Tips to Help You Prepare Nutritious and Affordable Meals

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Buying healthy foods when on a tight budget can be difficult.

So…

You need to spend only on the foods you can afford. Various websites focus on helping people create food budgets. As an example, the U.S. Department for Agriculture recommends the Spend Smart-Eat Smart plan developed by the Iowa State University.

The site also features cost-effective recipes based on the recommended Dietary Guidelines for healthy eating.

First, develop a budget then find an online grocery store or go through ads of related stores in newspapers to determine what’s available for sale. Consider featured items, staples, and canned foods put up for sale.

Make sure you check each food product’s use-by and expiry date before making a purchase. Buy items with the farthest expiration dates to ensure that they can still last longer before you cook them.

However, healthy foods are usually costly. This makes it difficult to prepare and eat healthy meals when working on a tight budget. Here’re tips to help you buy nutritious foods even on a budget to eat healthily:

  • Create a meal plan

Plan your meals one week early and create a grocery list of the items you’ll need to prepare the meals. Check your pantry and fridge for the ingredients already available; cross what you have off your list. Buy only what you’ll use to avoid wastage and save on costs.

  • Purchase only what’s on your grocery list

Make sure you stick to buying only the items on your grocery list. Avoid impulse buying of things not on your grocery list to stay on budget. Opt for whole foods and avoid items placed at eye level because they’re usually the most costly. Consider using a grocery shopping app to access shared lists, avoid impulse buying. It also ensures that you can access your list on the go.

  • Prepare your own meals at home

Cook your favorite meals at home to save on costs. Preparing homemade food is cheaper than eating out. The amount you’d spent out in a restaurant for two people can feed an entire family of 4 persons. Whether you cook each meal at a time or an entire week’s meals over the weekend, you’re bound to eat healthy foods. What’s more, you decide what goes into your meals.

  • Cook food in large portions and keep leftovers for later use

Save money and time whenever you cook meals in large portions. Store leftovers in the fridge for use as ingredients in other recipes, lunches or freeze them to eat at a later date. When on a budget, use your food leftovers to prepare stir-fries, stews, burritos, or even salads.

  • Don’t go shopping when your stomach is empty

You’re likely to buy foods not on your grocery list if you go shopping hungry; cravings can force you to indulge in impulse buying. Take a snack of yogurt, fruits, or any other healthy snack before stepping out to a local store. This ensures you stick to your list.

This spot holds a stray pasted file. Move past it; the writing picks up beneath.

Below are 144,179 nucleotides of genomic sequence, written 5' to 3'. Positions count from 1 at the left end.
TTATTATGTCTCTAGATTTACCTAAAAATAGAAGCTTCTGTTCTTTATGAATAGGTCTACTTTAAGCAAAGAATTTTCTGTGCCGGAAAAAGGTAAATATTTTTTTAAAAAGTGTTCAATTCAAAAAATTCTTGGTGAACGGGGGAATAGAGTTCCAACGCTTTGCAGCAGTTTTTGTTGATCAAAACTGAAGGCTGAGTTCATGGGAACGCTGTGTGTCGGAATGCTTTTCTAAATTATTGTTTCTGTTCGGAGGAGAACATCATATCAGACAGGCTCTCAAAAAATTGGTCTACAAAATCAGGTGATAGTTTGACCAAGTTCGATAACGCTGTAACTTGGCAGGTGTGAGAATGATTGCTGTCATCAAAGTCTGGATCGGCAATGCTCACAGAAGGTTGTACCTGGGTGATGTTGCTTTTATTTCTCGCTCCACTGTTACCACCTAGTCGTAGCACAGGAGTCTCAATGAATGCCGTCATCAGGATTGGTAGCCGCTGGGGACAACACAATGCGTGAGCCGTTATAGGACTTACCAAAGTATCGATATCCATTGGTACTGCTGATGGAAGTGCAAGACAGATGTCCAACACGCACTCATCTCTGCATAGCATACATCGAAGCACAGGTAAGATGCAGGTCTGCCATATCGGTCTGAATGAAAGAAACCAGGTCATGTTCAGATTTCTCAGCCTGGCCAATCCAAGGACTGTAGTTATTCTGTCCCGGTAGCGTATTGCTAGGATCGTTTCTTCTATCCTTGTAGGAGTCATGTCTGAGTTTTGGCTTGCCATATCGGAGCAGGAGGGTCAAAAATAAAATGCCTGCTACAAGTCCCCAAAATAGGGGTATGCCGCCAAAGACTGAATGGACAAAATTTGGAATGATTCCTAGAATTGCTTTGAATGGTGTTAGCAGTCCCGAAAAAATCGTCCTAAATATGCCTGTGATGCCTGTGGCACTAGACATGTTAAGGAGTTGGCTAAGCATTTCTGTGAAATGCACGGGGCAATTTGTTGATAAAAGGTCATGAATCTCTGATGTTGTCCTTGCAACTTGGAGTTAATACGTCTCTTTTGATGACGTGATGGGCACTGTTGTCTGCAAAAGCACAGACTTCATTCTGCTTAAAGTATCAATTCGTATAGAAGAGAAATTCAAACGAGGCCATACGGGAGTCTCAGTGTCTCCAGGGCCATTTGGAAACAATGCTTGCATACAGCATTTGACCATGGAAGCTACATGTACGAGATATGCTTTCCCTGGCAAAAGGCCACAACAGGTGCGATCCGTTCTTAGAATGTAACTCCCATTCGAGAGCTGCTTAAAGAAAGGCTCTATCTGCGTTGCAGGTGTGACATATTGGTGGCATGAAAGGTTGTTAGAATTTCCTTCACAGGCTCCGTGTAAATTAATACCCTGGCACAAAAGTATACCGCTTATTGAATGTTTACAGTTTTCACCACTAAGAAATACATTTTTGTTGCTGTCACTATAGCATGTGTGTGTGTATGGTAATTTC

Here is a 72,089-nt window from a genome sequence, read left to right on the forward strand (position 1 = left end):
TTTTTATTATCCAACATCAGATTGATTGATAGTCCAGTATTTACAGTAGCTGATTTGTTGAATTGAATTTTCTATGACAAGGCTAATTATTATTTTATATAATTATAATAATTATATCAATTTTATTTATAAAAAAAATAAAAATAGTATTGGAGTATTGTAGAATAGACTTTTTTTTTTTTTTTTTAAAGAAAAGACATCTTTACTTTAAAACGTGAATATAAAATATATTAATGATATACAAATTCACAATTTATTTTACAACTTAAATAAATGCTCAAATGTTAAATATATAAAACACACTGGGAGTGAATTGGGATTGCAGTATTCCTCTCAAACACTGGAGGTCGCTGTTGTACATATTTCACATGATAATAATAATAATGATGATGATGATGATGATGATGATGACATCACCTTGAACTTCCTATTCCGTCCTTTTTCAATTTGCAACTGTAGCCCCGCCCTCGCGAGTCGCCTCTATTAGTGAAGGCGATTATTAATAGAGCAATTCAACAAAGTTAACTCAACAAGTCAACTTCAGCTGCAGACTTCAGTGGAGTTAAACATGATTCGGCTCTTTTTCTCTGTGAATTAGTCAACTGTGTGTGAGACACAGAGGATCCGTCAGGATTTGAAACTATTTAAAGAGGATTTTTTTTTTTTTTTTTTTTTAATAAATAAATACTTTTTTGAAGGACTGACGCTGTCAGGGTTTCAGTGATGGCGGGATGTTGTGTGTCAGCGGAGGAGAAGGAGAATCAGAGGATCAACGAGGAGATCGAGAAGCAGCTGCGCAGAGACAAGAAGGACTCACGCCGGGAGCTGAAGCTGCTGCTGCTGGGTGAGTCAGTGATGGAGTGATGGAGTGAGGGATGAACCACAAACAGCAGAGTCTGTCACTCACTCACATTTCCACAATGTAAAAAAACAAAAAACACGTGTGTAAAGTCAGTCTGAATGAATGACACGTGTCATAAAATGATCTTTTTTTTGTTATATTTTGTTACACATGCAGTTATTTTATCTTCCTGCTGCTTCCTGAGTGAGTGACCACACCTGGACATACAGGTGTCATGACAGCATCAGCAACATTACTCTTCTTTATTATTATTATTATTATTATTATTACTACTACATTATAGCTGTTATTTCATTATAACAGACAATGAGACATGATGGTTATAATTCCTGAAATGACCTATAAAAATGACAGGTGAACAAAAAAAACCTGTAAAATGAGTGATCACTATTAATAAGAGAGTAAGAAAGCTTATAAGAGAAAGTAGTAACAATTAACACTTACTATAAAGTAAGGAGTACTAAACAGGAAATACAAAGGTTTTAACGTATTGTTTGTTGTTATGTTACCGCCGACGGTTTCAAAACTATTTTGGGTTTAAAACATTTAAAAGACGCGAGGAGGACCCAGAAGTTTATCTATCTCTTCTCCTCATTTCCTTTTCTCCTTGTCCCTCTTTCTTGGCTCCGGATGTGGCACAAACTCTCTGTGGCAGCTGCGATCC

• Purchase whole foods

Processed foods are more costly than whole foods. However, the latter is healthier. Whereas canned beans are more affordable than refried options, cheese blocks cost less than their shredded counterparts. Unlike processed cereals, whole grains such as oats and brown rice are also more affordable per serving. What’s more, they’re sold in larger amounts, hence more servings in every package.

  • Stock up food items on sales

Replenish your staples and favorites only when they’re on sale to save on costs. Make sure that the food you stock up has a long shelf life to prevent them from going bad on the shelf. Make sure there’s enough shelf storage for dry foodstuffs. You may have to use handy tools to create hanging shelves in your pantry. Use a jointer planer combo as a helical cutter when building custom shelves. Invest in a generator to light your kitchen and illuminate your cooking space. The best portable generators are Easy To Install, making them ideal for residential use.

  • Opt for more affordable meat cuts

Fish and meat are generally expensive. Buy meat cuts in lower amounts and use them to prepare casseroles, burritos, stews, soups, and stir-fries. If you need to use meat in several meals in an upcoming week, consider buying a single large yet cost-effective meat cut. You’ll prepare large meals and still get lots of leftovers from meat cuts without spending more money.

  • Opt for other proteins as alternatives to meat

The less meat you buy, the more money you get to save. Buy other proteins such as hemp seeds, legumes, canned fish, or eggs to cut on your budget. The plant proteins are nutritious, affordable, and easy to prepare. What’s more, they have a longer lifespan than meat. Prepare them once or twice a week to diversify your meals.

  • Buy local foods in season

Foods in season are usually affordable and contain optimum flavor and nutrients. However, imported foods are less nutritious and neither good for your budget nor the environment. You can buy the foods in bulk than single pieces to save on costs. Store the rest of the foods for use in other meals.

You can also buy frozen fruits and veggies at reduced costs without compromising on their nutritional value. Grow your own food in your backyard, carry packed lunch to work, make use of coupons and shop online to eat healthy affordably. Without so much money to spend on food, you can still buy healthy foods on a budget. Plan your meals, make smart shopping choices and cook your meals at home. Avoid junk food and adopt other healthy habits to eat healthy, nutritious meals on a budget.